"For many years, Jerry was in charge of getting movies for the Detroit Mercy community on Friday nights. He took his job quite seriously. He would read the New York Times Review to find the best movies. Then he would persuade the Detroit Mercy Library to buy them, so he could get the movies for free. When the library no longer purchased movies, Jerry convinced the community to switch to watching the PBS News Hour, which is still a community practice. He would also go over to the Athletics Department at the beginning of the season and get tickets for the Jesuit community. Early on this was easy, but in recent years he had to do more and more persuading to get the tickets for free. If you are picking up a theme here, Jerry was quite a spend-thrift. Further proof: He used to cut his own hair as well to avoid that cost."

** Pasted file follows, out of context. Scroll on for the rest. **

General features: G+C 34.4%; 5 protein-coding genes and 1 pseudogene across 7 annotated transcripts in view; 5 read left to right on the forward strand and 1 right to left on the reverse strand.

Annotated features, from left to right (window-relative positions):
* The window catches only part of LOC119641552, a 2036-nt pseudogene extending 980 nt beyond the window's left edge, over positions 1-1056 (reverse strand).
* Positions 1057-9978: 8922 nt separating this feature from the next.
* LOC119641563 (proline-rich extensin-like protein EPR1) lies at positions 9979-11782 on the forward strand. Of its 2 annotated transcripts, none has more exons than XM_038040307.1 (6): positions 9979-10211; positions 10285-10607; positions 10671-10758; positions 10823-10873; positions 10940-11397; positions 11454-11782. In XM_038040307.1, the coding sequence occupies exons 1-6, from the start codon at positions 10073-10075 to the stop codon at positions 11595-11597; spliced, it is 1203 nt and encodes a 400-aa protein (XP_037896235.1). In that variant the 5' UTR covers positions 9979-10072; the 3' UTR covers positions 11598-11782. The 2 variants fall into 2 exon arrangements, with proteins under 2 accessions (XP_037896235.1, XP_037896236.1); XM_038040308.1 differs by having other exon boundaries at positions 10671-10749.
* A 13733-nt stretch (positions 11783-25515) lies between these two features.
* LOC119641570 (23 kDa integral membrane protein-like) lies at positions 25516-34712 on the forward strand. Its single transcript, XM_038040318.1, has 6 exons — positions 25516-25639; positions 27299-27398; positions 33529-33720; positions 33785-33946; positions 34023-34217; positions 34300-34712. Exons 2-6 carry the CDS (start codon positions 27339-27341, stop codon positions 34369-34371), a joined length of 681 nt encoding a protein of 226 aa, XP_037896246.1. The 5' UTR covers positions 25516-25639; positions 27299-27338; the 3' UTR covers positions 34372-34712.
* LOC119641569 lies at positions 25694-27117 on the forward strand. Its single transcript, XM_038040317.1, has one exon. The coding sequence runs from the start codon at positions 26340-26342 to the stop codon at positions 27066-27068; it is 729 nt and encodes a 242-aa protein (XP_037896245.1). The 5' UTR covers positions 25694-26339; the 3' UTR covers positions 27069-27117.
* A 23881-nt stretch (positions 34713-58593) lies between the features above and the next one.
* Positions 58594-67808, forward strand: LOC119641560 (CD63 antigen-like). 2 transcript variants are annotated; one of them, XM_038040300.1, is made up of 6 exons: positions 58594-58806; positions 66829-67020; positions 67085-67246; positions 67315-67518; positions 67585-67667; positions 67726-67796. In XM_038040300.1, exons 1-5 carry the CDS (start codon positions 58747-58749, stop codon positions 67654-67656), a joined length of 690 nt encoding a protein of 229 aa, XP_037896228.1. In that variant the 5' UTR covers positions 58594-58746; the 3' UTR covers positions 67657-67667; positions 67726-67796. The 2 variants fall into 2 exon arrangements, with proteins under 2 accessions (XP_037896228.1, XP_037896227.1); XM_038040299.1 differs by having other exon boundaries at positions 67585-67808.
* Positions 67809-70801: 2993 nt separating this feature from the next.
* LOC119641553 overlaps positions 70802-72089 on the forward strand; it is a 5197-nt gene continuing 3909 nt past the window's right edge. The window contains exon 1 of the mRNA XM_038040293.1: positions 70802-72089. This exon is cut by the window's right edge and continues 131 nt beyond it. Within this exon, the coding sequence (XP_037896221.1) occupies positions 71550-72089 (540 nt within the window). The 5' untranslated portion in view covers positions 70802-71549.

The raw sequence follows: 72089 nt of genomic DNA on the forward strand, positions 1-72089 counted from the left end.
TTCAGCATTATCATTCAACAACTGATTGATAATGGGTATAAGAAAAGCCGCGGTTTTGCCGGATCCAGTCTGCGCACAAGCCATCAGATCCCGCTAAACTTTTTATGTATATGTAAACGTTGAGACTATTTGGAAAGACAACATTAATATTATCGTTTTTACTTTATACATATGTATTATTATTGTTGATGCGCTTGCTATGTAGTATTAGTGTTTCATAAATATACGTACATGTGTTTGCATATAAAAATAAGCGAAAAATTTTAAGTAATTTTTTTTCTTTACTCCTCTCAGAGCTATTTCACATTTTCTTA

Click here to read an interview with Jerry that was published in the Detroit Catholic.


Thursday, Nov. 17, 2022

2-5 p.m. Visitation, Lansing-Reilly Hall, 4001 W. McNichols Rd., Detroit, MI 48221

6-7 p.m. Visitation (7 p.m. Wake Service), Gesu Parish, 17180 Oak Dr., Detroit, MI 48221

Mass of Christian Burial

Friday, Nov. 18, 2022

9-10 a.m. Visitation, 10 a.m. Mass, Gesu Parish, 17180 Oak Dr., Detroit, MI 48221

Lunch reception following the funeral mass at Lansing-Reilly Hall.


Nov. 18, 2022

2 p.m. Jesuit Cemetery, Colombiere Center, 9075 Big Lake Road, Clarkston, MI 48346

Both the Wake and the Mass of Christian Burial can be viewed via LiveStream.

Ample parking for all services at Gesu is available at University of Detroit Mercy.


Detroit Jesuit Community, c/o Gilbert Sunghera, S.J., Lansing-Reilly Hall, 4001 W. McNichols Rd., Detroit, MI 48221,